When talking about the economic opportunities in Balochistan, people tend to mention the traditional sectors — such as minerals, horticulture, fisheries, livestock, handicraft, and more recently the CPEC and Gwadar seaport projects. However, barring the CPEC projects, which may offer some employment opportunities to semi-skilled and educated youth of Balochistan through the Special Economic and Free Zones-based small to medium scale industrialisation and trade through wider connectivity, the traditional sectors in Balochistan are incapable of harbingering economic growth and create employment opportunities. These sectors may contribute and complement local but not modern economy.
It is generally considered that Balochistan’s natural resources, particularly minerals, have the potential to boost its economy. But it is hard to create opportunities for larger society from natural resource endowments as any economy based on natural resources inherently remains exclusionary and extractive in nature and highly capital intensive.
A few influential families control the mines and mineral sector. The fossil fuel, mainly natural gas, reserves are depleting at an unprecedented speed. Except for Nasirabad division, the rest of Balochistan cannot sustain large-scale agriculture. Heavy mechanisation of agriculture through tubewells on subsidised rate, and now solar-powered machines, are used to extract groundwater. Unregulated fishing vessels are adversely impacting the fisheries and livestock sub-sectors. Frequent droughts and rural-urban migration is further shrinking Balochistan’s economy.
Balochistan is in the grip of mis-governance, with a dearth of accountability of both elected and unelected institutions responsible for the provision of social and economic services. Such mis-governance causes the diversion of precious resources to unproductive use and allows for corruption and embezzlement.
With the current sociopolitical and power structure, one cannot expect the province to offer many opportunities to its people to prosper — as the power structure is extremely extractive and controlled by a tiny class coming from top of the hierarchical social structure supplemented by civil servants exploiting public resources.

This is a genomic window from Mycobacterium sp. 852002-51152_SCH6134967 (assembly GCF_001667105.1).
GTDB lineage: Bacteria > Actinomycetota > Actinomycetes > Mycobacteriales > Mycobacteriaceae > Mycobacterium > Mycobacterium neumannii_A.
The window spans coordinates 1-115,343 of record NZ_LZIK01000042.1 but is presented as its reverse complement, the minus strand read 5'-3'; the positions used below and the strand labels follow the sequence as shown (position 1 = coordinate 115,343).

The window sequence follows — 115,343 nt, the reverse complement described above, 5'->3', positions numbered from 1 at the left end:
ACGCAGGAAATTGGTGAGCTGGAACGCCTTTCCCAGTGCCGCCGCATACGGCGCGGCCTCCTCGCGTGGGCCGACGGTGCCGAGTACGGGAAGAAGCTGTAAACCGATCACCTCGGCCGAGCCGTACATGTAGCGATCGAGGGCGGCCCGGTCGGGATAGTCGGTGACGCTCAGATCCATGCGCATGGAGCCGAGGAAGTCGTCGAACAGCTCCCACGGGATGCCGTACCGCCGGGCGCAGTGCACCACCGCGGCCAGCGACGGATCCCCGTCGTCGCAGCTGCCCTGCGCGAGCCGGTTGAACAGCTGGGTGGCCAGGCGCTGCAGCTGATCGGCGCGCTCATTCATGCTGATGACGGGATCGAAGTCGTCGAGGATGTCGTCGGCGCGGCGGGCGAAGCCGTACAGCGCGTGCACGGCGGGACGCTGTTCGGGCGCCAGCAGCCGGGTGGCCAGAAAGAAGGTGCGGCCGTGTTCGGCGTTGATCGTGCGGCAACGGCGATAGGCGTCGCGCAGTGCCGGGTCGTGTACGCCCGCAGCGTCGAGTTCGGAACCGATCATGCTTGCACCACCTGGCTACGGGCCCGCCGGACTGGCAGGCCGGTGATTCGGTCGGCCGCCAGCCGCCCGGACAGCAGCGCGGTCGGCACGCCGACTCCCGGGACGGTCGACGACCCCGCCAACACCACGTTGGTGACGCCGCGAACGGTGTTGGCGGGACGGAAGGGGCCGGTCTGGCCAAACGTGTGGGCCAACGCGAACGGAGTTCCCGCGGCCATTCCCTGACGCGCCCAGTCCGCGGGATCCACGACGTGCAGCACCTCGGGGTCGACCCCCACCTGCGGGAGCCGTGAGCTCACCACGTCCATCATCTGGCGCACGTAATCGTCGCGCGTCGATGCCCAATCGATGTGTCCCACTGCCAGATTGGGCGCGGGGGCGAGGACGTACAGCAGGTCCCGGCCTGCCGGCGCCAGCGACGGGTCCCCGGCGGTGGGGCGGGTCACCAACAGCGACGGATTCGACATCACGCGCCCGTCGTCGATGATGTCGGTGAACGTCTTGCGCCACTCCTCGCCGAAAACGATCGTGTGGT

Balochistan needs a people-centric model of development to create economic opportunities which are sustainable and eco-friendly. Unlike other provinces, the commodity producing sectors could offer little growth prospects in Balochistan. The potentials for sustainable growth with wider opportunities lie in the service sector. The new model of growth and development needs to tap local opportunities. The fiscal space had been extremely narrowed in the past, leaving the province with limited option to invest on social sector, but the 7th NFC Award created a fiscal cushion. However, empirical evidence suggests that post 8th constitutional amendment and 7th NFC award, the initiatives that created a larger fiscal space with administrative and legal autonomy, the province has made negligible progress. This alludes to the fact that it is not a matter of resource unavailability but lack of capacity, dearth of political accountability and an acute governance crisis that has kept Balochistan underdeveloped.
To broaden opportunities for people belonging to all social strata in the province, a chunk of the transferred resources of the divisible pool from the federal government must be used to invest in peoples’ education and skill building. Balochistan needs to expand the network of quality education, mainly technical and higher education institutions. Access to quality technical and higher education will help people to escape poverty and create socioeconomic opportunities.
Further, Balochistan is in the grip of mis-governance, with a dearth of accountability of both elected and unelected institutions responsible for the provision of social and economic services. Such mis-governance causes the diversion of precious resources to unproductive use and allows for corruption and embezzlement.
To augment the competence of public institutions and departments, the province needs to invest in capacity building of its governance apparatus and impose rigorous checks and balances to prevent wastage of public resources.
Strong checks and balances will come through democratic norms, which the province is yet to develop.